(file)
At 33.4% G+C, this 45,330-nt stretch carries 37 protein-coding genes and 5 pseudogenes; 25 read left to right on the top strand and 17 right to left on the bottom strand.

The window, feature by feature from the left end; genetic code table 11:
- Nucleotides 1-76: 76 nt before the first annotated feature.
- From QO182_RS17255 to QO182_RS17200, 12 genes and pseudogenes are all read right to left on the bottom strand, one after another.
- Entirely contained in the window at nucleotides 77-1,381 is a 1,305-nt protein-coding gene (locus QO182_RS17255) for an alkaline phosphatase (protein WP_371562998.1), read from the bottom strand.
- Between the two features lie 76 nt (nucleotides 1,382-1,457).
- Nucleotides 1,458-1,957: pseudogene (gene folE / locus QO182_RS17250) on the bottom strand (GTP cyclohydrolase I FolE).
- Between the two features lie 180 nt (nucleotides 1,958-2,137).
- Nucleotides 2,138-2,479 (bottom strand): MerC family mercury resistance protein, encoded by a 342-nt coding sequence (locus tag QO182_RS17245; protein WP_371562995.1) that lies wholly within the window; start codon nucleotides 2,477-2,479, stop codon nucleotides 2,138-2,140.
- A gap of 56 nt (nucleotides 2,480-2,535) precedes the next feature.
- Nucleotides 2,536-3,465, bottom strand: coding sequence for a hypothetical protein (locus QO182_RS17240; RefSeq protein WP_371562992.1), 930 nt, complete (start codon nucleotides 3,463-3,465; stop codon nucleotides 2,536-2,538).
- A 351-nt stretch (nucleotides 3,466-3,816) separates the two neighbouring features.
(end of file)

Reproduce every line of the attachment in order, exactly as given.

At 33.4% G+C, this 45,330-nt stretch carries 37 protein-coding genes and 5 pseudogenes; 25 read left to right on the top strand and 17 right to left on the bottom strand.

The window, feature by feature from the left end; genetic code table 11:
- Nucleotides 1-76: 76 nt before the first annotated feature.
- From QO182_RS17255 to QO182_RS17200, 12 genes and pseudogenes are all read right to left on the bottom strand, one after another.
- Entirely contained in the window at nucleotides 77-1,381 is a 1,305-nt protein-coding gene (locus QO182_RS17255) for an alkaline phosphatase (protein WP_371562998.1), read from the bottom strand.
- Between the two features lie 76 nt (nucleotides 1,382-1,457).
- Nucleotides 1,458-1,957: pseudogene (gene folE / locus QO182_RS17250) on the bottom strand (GTP cyclohydrolase I FolE).
- Between the two features lie 180 nt (nucleotides 1,958-2,137).
- Nucleotides 2,138-2,479 (bottom strand): MerC family mercury resistance protein, encoded by a 342-nt coding sequence (locus tag QO182_RS17245; protein WP_371562995.1) that lies wholly within the window; start codon nucleotides 2,477-2,479, stop codon nucleotides 2,138-2,140.
- A gap of 56 nt (nucleotides 2,480-2,535) precedes the next feature.
- Nucleotides 2,536-3,465, bottom strand: coding sequence for a hypothetical protein (locus QO182_RS17240; RefSeq protein WP_371562992.1), 930 nt, complete (start codon nucleotides 3,463-3,465; stop codon nucleotides 2,536-2,538).
- A 351-nt stretch (nucleotides 3,466-3,816) separates the two neighbouring features.